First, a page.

I have a mobile telephone. It's one of them smartphones, actually. It's got a 5Mpix camera, a 3.2" touch screen, only weighs 135 grams (4.76 ounces, for those using the wrong measuring scale :P) , is white (most of the time), has a full featured web-browser, Wi-Fi connectivity, has GPS navigation - the whole shebang. And that's the problem. Yes, I like my phone and use it extensively... but the experience is never satisfying. The camera often fails to impress me, even in optimal conditions. The screen kills my eyes when I try to usefully browse the net for anything more than 30 minutes because it's too small. The GPS simply sucks each and every drop of juice from the battery and the Wi-Fi often has poor coverage. It's an all-in-one and none-really-good. Worst of all - it can't match my old mobile phone from seven years ago when it comes to durability and battery life.
The phone will not substitute my camera, even when it comes to snapshots. I'm not throwing away my dedicated navigation system anytime soon (although it's a bit dated) and I still do most of my browsing quickly, efficiently and on my computer's large screen.
See, I think many of us photographers have fallen in the same trap. We try to jiggle with a dozen of things which other people call professions and
still want to be good photographers, while having absolutely no expertise in performing complex circus tricks. We want to be an all-in-one but if by any means possible - never experience the compromises an all-in-one brings along. It's a noble cause but it often doesn't work.
I've been reflecting a lot on the growth of some photographers and the stagnation of others lately. When I decide to spend some time reading photography blogs the same thing keeps coming up - How do the big(ger) guys do it?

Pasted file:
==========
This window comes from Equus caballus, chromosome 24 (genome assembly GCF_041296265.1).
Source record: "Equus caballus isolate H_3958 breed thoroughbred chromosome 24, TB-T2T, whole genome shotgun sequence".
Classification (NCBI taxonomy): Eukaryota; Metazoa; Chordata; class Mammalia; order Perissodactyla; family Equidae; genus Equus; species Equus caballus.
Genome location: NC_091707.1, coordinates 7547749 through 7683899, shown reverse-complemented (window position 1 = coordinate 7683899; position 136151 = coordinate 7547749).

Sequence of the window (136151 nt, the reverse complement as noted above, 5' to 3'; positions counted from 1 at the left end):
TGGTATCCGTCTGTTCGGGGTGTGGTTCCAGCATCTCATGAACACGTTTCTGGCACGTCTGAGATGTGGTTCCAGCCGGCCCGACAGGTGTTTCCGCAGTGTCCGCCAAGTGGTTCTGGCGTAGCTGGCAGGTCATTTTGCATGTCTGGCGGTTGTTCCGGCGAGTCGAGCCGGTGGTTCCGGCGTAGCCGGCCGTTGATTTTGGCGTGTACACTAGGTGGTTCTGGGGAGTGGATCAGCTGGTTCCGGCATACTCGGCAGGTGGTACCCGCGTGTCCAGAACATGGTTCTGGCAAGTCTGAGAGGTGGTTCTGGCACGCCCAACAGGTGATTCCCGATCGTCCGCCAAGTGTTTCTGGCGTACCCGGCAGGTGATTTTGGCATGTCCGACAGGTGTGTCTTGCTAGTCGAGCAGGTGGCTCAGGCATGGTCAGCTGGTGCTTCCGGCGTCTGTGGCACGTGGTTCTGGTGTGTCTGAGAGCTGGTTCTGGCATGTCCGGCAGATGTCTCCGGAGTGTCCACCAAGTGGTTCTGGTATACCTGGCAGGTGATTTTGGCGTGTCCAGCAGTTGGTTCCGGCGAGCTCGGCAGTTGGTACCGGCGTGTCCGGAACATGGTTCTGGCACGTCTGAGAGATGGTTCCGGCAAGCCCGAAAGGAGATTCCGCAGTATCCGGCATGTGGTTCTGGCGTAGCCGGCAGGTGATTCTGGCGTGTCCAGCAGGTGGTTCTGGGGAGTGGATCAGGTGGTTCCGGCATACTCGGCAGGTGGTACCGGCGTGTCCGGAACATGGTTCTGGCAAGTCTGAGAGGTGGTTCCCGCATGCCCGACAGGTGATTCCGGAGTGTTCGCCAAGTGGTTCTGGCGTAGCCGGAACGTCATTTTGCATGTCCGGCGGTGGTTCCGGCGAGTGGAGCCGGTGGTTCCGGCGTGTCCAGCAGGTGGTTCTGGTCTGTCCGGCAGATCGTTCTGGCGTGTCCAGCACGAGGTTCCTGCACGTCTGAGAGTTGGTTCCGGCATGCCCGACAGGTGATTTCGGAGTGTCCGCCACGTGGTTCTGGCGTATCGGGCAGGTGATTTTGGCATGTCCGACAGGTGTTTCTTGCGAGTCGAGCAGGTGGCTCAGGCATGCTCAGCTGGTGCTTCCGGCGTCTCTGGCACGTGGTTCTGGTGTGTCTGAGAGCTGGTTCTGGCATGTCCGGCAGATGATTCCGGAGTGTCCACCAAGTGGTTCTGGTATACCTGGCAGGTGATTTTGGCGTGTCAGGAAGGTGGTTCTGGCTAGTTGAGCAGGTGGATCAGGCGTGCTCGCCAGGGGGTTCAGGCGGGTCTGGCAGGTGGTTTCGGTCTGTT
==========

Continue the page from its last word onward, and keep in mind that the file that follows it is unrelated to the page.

Followed by I keep trying and keep failing.
Then I went ahead and thought more about how the big guys actually do it... Lo and behold - they don't. It's the big guys and
their teams who manage to make glorious shoots happen. Teams which often include a stylist, a bag of beefed-up I-carry-anything assistants, a post-processing specialist (the Photoshop dude), an accountant, perhaps even a secretary.
As sad as it is - one can only do so much. Even an all-in-one one. A lucky bunch of a few out there have succeeded to do more than us mortal humans can but that's most likely irrelevant to you and me. Back here in the real world, if we're to try and accomplish all these different tasks well enough to build up a decent photo shoot, then process the results and account to uncle Sam for the earnings it will probably mean we shouldn't sleep for months. And it still won't be as good as when specifically gifted people do their own little piece of the job.
In practice this all means that we need to re-group. Individually. Then go out and find some people to help us if we really want to grow past a certain point. It means that hiring a stylist for at least some of your bigger shoots isn't a waste of money. It also means that if you can get a trustworthy Photoshop guy you'll free up more time for shooting, resting, developing your creativity however it is that you do that. Is keywording an issue for you? Train your retired English-speaking family members into the art of keywording
(or, actually - use Dreamstime's keywording service) and rid yourself of it.
All-in-ones are popular nowadays. Fast food restaurants were popular too... once. :)
Optimize the amount of work you can do - down to only the work you can do really well. Find others to do the rest. It doesn't mean immediately hiring a team of 5 people to process your "rose from the back garden" image. As your workload grows slowly, grow your crew slowly. It doesn't have to start on professional level either. The main objective is that you save time and maintain good results.
So, what do you think?
Sent from my HTC Hero... nah, just kiddin'!